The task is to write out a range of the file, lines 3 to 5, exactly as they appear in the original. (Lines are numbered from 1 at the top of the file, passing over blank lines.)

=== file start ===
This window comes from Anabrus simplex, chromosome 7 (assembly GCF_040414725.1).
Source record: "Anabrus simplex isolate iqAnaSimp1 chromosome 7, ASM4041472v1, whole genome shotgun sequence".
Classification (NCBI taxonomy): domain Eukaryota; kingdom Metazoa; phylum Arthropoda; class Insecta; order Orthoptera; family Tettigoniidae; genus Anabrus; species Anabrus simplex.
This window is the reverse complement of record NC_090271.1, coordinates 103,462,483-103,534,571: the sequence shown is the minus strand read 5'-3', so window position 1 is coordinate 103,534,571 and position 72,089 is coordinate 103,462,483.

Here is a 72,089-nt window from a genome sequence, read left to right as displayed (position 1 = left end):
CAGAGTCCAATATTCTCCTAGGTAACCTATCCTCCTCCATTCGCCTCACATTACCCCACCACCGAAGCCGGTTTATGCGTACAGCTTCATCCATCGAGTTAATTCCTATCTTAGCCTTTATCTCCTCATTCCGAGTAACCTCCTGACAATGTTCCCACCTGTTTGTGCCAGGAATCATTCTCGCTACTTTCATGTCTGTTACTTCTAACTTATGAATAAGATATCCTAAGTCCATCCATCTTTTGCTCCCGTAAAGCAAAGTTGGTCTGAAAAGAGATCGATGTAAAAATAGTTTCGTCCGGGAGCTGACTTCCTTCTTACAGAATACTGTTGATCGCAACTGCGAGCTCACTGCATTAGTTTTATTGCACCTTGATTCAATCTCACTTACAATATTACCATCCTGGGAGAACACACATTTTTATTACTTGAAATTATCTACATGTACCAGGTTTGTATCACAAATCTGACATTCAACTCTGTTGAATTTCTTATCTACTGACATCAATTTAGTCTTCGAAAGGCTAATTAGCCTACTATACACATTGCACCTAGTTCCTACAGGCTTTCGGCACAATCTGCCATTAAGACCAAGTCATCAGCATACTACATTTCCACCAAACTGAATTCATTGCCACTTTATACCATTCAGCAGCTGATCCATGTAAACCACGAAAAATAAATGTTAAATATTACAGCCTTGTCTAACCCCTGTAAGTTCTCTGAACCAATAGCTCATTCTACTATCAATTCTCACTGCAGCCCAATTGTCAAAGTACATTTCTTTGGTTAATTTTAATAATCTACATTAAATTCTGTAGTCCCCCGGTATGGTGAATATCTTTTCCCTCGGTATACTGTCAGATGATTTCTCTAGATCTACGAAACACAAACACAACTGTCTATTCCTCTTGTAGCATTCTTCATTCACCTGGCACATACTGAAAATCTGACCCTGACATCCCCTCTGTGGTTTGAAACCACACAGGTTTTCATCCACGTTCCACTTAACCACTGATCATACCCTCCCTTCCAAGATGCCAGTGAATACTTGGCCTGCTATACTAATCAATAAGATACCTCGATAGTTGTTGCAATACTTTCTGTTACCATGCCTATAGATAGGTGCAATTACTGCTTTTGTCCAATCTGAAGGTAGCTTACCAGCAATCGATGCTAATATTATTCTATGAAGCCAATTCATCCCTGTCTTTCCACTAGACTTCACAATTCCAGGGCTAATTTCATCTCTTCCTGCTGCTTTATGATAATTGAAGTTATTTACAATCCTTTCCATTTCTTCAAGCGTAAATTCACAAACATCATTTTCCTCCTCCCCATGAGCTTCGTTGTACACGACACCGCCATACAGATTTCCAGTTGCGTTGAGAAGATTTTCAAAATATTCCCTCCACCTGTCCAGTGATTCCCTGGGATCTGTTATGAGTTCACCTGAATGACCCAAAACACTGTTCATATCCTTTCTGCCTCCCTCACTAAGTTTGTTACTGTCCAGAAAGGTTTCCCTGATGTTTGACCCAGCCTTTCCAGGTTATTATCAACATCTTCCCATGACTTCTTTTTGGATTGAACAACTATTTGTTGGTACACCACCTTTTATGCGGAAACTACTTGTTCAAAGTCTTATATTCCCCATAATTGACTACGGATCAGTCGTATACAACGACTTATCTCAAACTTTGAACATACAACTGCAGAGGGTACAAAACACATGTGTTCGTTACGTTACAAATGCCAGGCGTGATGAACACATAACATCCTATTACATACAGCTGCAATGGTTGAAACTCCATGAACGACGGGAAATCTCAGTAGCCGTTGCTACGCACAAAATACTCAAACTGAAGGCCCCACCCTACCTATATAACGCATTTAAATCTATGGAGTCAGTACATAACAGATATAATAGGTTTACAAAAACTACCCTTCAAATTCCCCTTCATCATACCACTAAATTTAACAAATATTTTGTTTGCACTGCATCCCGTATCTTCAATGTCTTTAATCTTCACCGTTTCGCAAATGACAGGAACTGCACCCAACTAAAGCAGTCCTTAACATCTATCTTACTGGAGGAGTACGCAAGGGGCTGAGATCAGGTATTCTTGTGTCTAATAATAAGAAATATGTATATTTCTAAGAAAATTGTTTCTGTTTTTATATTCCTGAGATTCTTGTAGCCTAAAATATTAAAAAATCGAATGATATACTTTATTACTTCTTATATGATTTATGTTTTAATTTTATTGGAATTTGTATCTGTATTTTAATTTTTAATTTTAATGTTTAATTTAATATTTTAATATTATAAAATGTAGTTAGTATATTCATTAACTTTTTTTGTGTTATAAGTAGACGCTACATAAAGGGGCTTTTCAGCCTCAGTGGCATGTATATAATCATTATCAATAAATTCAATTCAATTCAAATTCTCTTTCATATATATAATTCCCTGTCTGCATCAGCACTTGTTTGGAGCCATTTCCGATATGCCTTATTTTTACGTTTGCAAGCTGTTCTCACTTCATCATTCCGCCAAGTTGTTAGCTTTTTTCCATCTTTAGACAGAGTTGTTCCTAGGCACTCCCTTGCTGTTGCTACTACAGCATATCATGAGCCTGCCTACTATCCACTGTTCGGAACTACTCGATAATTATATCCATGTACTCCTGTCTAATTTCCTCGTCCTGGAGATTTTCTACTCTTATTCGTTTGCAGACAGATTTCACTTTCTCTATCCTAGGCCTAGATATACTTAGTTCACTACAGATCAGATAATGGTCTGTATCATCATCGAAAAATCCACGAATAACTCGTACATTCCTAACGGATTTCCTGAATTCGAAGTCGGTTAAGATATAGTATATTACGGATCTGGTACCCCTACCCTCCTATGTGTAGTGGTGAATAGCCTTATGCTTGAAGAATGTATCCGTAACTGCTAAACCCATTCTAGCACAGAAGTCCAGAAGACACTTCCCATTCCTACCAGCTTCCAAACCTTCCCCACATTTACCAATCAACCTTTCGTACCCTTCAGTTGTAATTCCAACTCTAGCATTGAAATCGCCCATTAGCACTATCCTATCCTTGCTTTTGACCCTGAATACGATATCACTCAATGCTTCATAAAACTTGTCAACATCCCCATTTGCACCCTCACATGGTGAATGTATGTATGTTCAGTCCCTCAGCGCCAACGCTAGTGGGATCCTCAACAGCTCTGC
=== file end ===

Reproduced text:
Classification (NCBI taxonomy): domain Eukaryota; kingdom Metazoa; phylum Arthropoda; class Insecta; order Orthoptera; family Tettigoniidae; genus Anabrus; species Anabrus simplex.
This window is the reverse complement of record NC_090271.1, coordinates 103,462,483-103,534,571: the sequence shown is the minus strand read 5'-3', so window position 1 is coordinate 103,534,571 and position 72,089 is coordinate 103,462,483.

Here is a 72,089-nt window from a genome sequence, read left to right as displayed (position 1 = left end):